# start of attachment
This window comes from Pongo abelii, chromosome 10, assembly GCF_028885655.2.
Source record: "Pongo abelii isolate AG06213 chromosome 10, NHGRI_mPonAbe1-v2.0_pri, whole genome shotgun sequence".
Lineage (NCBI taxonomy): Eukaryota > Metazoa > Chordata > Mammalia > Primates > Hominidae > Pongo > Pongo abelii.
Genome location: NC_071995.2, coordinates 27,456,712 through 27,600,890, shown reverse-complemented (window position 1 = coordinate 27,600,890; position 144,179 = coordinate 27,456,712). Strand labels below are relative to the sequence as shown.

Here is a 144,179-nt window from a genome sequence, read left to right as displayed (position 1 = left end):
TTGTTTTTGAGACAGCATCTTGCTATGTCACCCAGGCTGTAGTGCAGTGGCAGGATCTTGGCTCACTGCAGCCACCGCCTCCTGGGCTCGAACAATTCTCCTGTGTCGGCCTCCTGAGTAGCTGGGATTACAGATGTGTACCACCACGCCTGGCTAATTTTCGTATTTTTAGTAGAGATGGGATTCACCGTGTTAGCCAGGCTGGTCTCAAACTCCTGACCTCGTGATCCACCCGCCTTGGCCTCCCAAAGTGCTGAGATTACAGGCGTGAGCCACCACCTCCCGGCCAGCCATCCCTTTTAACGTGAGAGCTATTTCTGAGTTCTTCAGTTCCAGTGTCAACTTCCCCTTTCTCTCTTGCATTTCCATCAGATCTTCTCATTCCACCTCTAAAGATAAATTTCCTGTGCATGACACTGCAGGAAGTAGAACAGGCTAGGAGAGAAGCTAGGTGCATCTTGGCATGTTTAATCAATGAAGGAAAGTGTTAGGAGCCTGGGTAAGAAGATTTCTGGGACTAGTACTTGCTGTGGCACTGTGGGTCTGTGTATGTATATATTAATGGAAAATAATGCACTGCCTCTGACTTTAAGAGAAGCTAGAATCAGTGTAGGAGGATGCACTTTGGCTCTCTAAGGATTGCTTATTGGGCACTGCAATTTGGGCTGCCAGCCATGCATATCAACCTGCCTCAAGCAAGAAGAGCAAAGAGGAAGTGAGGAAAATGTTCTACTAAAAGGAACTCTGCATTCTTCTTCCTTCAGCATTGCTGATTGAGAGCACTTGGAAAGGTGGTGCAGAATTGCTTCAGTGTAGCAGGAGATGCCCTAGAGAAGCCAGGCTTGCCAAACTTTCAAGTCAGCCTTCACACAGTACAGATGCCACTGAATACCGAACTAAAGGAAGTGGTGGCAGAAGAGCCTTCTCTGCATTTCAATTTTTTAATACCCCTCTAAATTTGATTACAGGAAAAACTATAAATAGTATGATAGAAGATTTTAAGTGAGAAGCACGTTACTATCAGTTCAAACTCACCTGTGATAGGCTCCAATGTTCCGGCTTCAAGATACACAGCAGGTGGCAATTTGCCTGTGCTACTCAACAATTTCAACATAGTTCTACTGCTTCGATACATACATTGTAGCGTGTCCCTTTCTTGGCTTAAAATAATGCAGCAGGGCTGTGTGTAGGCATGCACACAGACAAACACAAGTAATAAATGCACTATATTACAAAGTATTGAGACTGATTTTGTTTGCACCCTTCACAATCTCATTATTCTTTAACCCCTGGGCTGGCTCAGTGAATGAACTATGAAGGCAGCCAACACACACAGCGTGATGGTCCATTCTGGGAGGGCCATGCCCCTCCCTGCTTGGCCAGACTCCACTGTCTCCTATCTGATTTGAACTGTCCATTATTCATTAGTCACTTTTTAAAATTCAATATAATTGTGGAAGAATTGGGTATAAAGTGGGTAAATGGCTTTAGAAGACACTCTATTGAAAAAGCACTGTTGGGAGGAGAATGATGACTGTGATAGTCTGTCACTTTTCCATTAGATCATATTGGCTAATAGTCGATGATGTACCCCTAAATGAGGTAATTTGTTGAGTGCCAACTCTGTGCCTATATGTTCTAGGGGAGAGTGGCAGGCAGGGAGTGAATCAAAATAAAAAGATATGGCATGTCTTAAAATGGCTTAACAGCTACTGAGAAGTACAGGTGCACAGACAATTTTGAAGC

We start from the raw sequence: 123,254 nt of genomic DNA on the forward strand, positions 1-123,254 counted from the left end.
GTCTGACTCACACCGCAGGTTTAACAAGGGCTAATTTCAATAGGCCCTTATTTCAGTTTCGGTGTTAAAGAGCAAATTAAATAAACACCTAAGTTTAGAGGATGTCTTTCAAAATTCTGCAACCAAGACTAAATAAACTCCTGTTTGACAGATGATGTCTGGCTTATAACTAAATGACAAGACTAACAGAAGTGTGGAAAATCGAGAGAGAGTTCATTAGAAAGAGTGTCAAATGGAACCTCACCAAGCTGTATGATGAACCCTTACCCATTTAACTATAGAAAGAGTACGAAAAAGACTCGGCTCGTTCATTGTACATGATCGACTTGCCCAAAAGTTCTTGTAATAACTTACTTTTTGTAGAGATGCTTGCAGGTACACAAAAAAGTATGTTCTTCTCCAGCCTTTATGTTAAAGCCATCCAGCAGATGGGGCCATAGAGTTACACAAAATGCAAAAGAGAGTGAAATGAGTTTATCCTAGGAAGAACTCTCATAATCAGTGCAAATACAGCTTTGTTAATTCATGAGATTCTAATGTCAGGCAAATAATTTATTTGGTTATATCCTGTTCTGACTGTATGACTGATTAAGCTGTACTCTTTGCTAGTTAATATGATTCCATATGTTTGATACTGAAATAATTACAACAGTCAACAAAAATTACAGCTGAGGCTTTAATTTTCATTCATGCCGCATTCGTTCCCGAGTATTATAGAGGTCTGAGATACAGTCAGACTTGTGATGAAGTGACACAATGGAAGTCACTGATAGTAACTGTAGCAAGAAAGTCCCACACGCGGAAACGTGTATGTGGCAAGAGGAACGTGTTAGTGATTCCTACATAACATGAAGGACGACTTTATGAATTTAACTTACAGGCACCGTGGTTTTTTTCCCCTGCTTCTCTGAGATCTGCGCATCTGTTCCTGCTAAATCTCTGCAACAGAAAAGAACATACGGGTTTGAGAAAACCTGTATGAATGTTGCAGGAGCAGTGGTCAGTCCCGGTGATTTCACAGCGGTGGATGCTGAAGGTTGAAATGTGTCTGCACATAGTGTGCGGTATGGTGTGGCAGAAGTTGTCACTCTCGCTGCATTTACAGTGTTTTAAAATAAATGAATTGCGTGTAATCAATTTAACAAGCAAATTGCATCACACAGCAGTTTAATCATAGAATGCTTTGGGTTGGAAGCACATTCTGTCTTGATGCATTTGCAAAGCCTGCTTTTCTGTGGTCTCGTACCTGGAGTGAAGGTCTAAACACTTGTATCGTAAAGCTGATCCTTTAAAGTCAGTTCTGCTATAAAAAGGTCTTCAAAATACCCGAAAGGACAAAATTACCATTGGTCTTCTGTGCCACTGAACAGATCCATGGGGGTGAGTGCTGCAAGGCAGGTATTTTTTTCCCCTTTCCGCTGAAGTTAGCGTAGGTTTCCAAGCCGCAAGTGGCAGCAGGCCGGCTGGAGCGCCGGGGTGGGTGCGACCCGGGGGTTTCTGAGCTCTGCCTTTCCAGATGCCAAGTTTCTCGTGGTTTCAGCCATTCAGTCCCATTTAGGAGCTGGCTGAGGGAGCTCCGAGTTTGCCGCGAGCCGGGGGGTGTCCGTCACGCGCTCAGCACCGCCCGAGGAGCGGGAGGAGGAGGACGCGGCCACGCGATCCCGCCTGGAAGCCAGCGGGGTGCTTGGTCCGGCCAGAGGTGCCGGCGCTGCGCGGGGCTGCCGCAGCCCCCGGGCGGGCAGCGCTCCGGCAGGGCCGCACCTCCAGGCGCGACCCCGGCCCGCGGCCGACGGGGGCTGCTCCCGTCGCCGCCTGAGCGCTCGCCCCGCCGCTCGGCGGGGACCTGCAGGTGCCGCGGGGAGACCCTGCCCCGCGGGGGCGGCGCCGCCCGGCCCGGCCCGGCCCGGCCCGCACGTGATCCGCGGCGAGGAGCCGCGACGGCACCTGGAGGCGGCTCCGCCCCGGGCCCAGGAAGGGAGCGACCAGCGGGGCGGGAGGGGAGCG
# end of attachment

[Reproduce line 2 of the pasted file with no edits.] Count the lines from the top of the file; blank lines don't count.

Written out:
Source record: "Pongo abelii isolate AG06213 chromosome 10, NHGRI_mPonAbe1-v2.0_pri, whole genome shotgun sequence".